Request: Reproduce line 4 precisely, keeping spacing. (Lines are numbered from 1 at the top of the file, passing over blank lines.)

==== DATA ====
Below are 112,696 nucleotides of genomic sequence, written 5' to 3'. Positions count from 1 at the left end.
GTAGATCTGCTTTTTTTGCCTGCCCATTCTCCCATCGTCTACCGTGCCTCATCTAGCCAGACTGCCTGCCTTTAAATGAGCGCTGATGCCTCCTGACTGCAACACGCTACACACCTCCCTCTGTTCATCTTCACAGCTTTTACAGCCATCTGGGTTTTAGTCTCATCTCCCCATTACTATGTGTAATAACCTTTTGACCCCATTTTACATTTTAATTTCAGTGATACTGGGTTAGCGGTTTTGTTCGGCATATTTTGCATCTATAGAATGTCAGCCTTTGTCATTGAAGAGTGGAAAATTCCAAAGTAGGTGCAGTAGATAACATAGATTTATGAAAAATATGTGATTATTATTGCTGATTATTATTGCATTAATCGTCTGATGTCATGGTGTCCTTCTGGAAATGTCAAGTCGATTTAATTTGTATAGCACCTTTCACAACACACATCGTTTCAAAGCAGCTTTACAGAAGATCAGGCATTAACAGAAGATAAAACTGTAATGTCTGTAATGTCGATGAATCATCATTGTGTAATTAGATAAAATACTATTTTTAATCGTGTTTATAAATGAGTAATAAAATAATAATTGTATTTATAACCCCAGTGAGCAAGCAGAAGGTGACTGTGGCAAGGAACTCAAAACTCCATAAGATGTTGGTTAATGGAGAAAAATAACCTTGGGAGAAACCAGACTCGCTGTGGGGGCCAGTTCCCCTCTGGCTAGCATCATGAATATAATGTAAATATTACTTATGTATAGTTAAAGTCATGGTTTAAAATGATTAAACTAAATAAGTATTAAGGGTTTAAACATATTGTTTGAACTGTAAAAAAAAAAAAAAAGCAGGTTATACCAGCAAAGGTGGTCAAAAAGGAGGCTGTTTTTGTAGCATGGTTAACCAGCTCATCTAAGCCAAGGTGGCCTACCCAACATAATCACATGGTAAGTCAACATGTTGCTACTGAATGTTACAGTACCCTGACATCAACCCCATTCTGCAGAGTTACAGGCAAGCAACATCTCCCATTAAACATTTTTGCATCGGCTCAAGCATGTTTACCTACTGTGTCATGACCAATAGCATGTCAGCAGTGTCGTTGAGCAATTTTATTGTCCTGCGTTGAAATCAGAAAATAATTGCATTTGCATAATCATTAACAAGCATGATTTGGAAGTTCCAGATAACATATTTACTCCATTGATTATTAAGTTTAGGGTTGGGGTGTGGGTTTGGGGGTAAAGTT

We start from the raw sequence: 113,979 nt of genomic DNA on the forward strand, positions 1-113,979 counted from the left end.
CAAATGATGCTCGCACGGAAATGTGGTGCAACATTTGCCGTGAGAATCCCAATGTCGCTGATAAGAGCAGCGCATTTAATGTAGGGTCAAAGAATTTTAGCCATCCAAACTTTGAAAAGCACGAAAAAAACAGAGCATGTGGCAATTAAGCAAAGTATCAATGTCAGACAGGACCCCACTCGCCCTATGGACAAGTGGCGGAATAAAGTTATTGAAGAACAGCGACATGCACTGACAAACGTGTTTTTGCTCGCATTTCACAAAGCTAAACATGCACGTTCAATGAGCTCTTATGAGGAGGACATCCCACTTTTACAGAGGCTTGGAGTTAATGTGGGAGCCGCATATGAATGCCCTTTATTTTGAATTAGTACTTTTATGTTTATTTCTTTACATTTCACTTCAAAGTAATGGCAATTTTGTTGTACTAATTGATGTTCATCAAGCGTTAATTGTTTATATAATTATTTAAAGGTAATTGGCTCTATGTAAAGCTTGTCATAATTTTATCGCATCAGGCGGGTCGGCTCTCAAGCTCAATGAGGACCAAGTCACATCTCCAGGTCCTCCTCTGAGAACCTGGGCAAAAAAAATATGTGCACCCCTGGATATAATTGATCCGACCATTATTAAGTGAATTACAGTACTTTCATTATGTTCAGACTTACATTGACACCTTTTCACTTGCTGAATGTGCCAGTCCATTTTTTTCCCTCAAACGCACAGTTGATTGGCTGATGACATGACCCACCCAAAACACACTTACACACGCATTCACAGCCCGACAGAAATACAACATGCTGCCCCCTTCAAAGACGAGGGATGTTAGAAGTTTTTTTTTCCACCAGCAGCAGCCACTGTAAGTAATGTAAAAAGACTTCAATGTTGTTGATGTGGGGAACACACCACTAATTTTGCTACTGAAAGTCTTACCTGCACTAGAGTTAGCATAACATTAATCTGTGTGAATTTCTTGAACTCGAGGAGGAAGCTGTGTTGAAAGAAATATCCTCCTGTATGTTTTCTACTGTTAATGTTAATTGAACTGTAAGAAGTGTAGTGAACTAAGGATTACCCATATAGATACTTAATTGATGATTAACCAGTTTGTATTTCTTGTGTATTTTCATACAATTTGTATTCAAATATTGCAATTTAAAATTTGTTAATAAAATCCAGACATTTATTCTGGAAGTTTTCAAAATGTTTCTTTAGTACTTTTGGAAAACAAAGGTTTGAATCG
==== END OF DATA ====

CAAATGATGCTCGCACGGAAATGTGGTGCAACATTTGCCGTGAGAATCCCAATGTCGCTGATAAGAGCAGCGCATTTAATGTAGGGTCAAAGAATTTTAGCCATCCAAACTTTGAAAAGCACGAAAAAAACAGAGCATGTGGCAATTAAGCAAAGTATCAATGTCAGACAGGACCCCACTCGCCCTATGGACAAGTGGCGGAATAAAGTTATTGAAGAACAGCGACATGCACTGACAAACGTGTTTTTGCTCGCATTTCACAAAGCTAAACATGCACGTTCAATGAGCTCTTATGAGGAGGACATCCCACTTTTACAGAGGCTTGGAGTTAATGTGGGAGCCGCATATGAATGCCCTTTATTTTGAATTAGTACTTTTATGTTTATTTCTTTACATTTCACTTCAAAGTAATGGCAATTTTGTTGTACTAATTGATGTTCATCAAGCGTTAATTGTTTATATAATTATTTAAAGGTAATTGGCTCTATGTAAAGCTTGTCATAATTTTATCGCATCAGGCGGGTCGGCTCTCAAGCTCAATGAGGACCAAGTCACATCTCCAGGTCCTCCTCTGAGAACCTGGGCAAAAAAAATATGTGCACCCCTGGATATAATTGATCCGACCATTATTAAGTGAATTACAGTACTTTCATTATGTTCAGACTTACATTGACACCTTTTCACTTGCTGAATGTGCCAGTCCATTTTTTTCCCTCAAACGCACAGTTGATTGGCTGATGACATGACCCACCCAAAACACACTTACACACGCATTCACAGCCCGACAGAAATACAACATGCTGCCCCCTTCAAAGACGAGGGATGTTAGAAGTTTTTTTTTCCACCAGCAGCAGCCACTGTAAGTAATGTAAAAAGACTTCAATGTTGTTGATGTGGGGAACACACCACTAATTTTGCTACTGAAAGTCTTACCTGCACTAGAGTTAGCATAACATTAATCTGTGTGAATTTCTTGAACTCGAGGAGGAAGCTGTGTTGAAAGAAATATCCTCCTGTATGTTTTCTACTGTTAATGTTAATTGAACTGTAAGAAGTGTAGTGAACTAAGGATTACCCATATAGATACTTAATTGATGATTAACCAGTTTGTATTTCTTGTGTATTTTCATACAATTTGTATTCAAATATTGCAATTTAAAATTTGTTAATAAAATCCAGACATTTATTCTGGAAGTTTTCAAAATGTTTCTTTAGTACTTTTGGAAAACAAAGGTTTGAATCG